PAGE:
An estimated 134-million shoppers are expected to take to the stores today as “Black Friday” kicks off the Christmas shopping season. Iowa State University economist, Meghan O’Brien, says while many shoppers will want to load up on Black Friday gifts, they likely won’t have the money to do so. O’Brien says retailers are aware of the situation.
O’Brien says one the trends they’re seeing is retailers are responding to the competition by not just trying to capitalize on Black Friday, but offering huge sales all the way up until the holiday. O’Brien expects shoppers to takes notice of the sales.
“I think what we’re going to see is a lot very price focused shopping by consumers, and I think we’ll see a lot of them trading down to less expensive stores like the large discounters. I think we’ll see people buying more practical gifts, and overall I think people are going to be very sensitive to price,” O’Brien says.
Consumers spent away during what O’Brien calls the expansive economy from 2003 to 2007, when money was more available. But she doesn’t expect that kind of spending this year. She says a lot of people were using equity in their homes to pay off their credit cards and using their credit cards to buy “big durable goods items” like big screen TV’s, computers and appliances. “So one kind of has to wonder at this point how many people who didn’t satisfy that demand when felt wealthier, are still out there,” according to O’Brien.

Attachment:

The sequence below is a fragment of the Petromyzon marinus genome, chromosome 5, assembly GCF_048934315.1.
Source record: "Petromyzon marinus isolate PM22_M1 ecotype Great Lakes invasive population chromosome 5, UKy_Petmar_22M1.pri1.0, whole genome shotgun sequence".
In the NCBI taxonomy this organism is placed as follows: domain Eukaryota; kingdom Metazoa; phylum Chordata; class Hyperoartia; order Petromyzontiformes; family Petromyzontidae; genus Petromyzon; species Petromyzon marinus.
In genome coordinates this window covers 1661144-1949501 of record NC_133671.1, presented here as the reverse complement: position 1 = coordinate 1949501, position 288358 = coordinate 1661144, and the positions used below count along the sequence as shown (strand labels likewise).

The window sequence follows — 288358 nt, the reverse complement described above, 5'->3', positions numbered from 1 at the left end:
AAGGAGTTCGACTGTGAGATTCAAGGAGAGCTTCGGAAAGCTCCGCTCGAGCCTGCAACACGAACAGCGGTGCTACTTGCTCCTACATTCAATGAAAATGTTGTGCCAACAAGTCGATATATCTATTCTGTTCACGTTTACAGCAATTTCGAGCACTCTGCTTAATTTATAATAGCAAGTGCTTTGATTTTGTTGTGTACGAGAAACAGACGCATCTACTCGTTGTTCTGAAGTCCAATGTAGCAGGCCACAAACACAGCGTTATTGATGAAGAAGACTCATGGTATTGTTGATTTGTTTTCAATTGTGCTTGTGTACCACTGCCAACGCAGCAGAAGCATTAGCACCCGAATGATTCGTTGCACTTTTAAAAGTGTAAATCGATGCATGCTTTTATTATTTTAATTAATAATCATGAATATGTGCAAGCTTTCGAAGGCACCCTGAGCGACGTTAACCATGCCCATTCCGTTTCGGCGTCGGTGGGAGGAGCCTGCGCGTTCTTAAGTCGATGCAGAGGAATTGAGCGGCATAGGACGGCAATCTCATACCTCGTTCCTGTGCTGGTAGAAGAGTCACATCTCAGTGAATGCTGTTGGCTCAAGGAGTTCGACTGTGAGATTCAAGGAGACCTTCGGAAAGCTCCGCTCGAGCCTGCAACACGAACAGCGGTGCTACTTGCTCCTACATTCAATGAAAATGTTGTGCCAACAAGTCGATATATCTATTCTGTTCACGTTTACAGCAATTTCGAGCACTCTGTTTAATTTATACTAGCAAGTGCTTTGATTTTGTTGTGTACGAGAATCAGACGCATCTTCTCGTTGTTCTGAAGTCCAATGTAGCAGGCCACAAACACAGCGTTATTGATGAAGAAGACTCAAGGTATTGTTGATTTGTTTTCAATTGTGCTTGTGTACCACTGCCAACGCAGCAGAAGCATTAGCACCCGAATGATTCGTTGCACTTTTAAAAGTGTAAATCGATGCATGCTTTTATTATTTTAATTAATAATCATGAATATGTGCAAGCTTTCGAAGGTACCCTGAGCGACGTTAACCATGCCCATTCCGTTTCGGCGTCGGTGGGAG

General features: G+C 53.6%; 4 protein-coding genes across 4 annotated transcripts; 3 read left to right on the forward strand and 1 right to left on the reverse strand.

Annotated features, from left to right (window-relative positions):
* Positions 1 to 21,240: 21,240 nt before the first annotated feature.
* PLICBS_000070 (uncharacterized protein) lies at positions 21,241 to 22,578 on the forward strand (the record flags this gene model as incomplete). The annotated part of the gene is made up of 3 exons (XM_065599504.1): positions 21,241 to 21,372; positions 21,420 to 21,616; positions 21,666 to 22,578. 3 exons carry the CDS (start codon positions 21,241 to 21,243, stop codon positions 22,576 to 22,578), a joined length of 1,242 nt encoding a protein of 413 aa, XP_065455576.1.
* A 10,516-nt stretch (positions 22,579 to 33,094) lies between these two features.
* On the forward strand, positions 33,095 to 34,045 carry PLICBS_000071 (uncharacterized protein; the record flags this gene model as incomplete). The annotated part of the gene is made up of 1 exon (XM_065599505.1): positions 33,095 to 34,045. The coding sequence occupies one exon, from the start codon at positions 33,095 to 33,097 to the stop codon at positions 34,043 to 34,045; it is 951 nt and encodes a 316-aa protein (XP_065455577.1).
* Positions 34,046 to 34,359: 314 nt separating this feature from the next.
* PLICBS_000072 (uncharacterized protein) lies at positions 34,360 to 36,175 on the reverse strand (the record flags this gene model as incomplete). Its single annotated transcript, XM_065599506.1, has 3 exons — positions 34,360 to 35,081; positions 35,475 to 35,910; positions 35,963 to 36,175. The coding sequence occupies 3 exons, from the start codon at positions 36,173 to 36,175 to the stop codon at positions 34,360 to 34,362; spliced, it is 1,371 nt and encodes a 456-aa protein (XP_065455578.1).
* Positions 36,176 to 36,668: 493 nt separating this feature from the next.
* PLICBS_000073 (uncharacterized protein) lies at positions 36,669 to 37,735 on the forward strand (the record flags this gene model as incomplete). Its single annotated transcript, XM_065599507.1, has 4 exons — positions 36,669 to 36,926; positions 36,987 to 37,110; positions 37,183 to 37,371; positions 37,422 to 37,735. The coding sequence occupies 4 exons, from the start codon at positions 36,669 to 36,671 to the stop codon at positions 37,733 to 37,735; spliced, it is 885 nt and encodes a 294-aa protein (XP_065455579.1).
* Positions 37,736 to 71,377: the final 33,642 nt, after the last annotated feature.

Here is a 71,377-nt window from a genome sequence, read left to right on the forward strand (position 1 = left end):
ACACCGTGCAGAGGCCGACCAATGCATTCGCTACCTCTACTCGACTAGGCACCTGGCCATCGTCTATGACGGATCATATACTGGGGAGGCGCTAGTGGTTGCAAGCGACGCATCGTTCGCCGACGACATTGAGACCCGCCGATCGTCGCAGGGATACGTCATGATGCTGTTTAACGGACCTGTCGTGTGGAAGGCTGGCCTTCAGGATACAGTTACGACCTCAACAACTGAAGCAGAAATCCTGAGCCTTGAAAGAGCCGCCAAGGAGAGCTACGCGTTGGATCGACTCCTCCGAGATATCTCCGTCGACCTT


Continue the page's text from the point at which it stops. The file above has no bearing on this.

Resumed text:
Today is called Black Friday because retailers hope big sales will get them out of red ink from the rest of the year. O’Brien says the reason is not based on holiday hype, but the fact that retailers have to carry a certain amount of inventory, even in down months. She says they have to borrow money to buy inventory through the year and then hope they can finish with strong sales at the end of the year to make back some of the money they borrowed.
O’Brien says with the current economy, the success of the holiday sales will have more impact than normal. O’Brien says there are a lot of middle of the road retailers that are getting squeezed out. She says the high end stores are still doing business with those that can afford them, but middle income hoppers will be trading down, “so I do think there’s going to be a lot of shake up during this holiday season.”
The National Retail Federation is projecting a one percent decline in holiday sales from last year. But O’Brien calls that projection “optimistic,” given the economic climate and consumer confidence levels. She reports it is more likely that holiday sales — excluding gasoline and automobiles — will experience a three to three-and-a-half percent decline from last year.